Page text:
HCC students plan night outside to increase homelessness awareness

March 24, 2011|By DAVE McMILLION |
  • Hagerstown Community College students Maria Vargas, left, and Kelli Whitsell, right, tape their cardboard house together with the help of fellow student Ellene Ho, rear, Thursday night behind the HCC Student Center. The students were planning to spend the night outside as part of a homelessness awareness event.
By Joe Crocetta, Staff Photographer

Despite a weather forecast that called for the mercury to dip to as low as 25 degrees Thursday night, Kelli Whitsell was committed to sleeping outside at Hagerstown Community College to bring attention the plight of the homeless.

"I'm here, I'm going to do it," said Whitsell, noting that she had a sleeping bag, a few pillows, a blanket, a jacket and extra clothes to help her make it through the night.

Whitsell was among about 40 students who were expected to participate in a homelessness awareness effort at the school's student center.

The students were able to use about 50 cardboard boxes donated by Spichers Appliances & Electronics to make a temporary home on a patio area outside the center.  A fire was lit nearby to huddle around.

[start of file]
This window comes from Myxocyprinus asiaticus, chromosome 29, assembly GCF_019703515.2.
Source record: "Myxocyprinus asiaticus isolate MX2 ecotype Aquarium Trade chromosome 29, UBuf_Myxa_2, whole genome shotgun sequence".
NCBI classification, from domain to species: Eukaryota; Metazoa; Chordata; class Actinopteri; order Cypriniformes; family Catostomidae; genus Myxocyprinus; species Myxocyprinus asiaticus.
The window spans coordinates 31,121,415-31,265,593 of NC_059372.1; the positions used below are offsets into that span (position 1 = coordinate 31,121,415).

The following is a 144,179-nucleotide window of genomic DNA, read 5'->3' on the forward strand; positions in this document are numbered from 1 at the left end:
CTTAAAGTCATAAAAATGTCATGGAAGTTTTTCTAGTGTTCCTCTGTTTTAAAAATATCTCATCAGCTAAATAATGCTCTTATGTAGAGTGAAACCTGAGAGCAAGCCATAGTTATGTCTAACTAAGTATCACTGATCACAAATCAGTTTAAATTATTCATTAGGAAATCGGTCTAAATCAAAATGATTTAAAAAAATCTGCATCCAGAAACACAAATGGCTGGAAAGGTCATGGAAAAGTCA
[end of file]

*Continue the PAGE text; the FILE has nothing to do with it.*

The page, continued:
Speakers were lined up to talk about homelessness, and organizers were planning to show the movie "Homeless to Harvard," which is about a homeless girl and her struggles to get into Harvard University.

HCC student Tessa Walls said she wanted to hold the event to bring attention to the problem of homelessness. Walls, who is involved in the school's student government association, said there are people who do not realize the extent of homelessness in Washington County.

Walls said she is also troubled over the stigma that people attach to homeless people, including that homeless people end up in their situations because they are drug users or lazy.

But there are other reasons people become homeless, Walls said.

HCC nursing student Maria Vargas said she was participating in the overnight event because the school's nursing program emphasizes how to take care of all types of patients.

Vargas said she is concerned about homelessness among people like veterans.

"I think it's increasing with the economic situation," Vargas said.

  Among the speakers scheduled Thursday night was an Iraqi war veteran who was once homeless and Jodie Stock, executive director of REACH, a nonprofit organization that provides a local cold-weather shelter for the homeless.

  The students were planning to eat at a makeshift soup kitchen Thursday night and help serve breakfast at the REACH shelter at 6 a.m. Friday.

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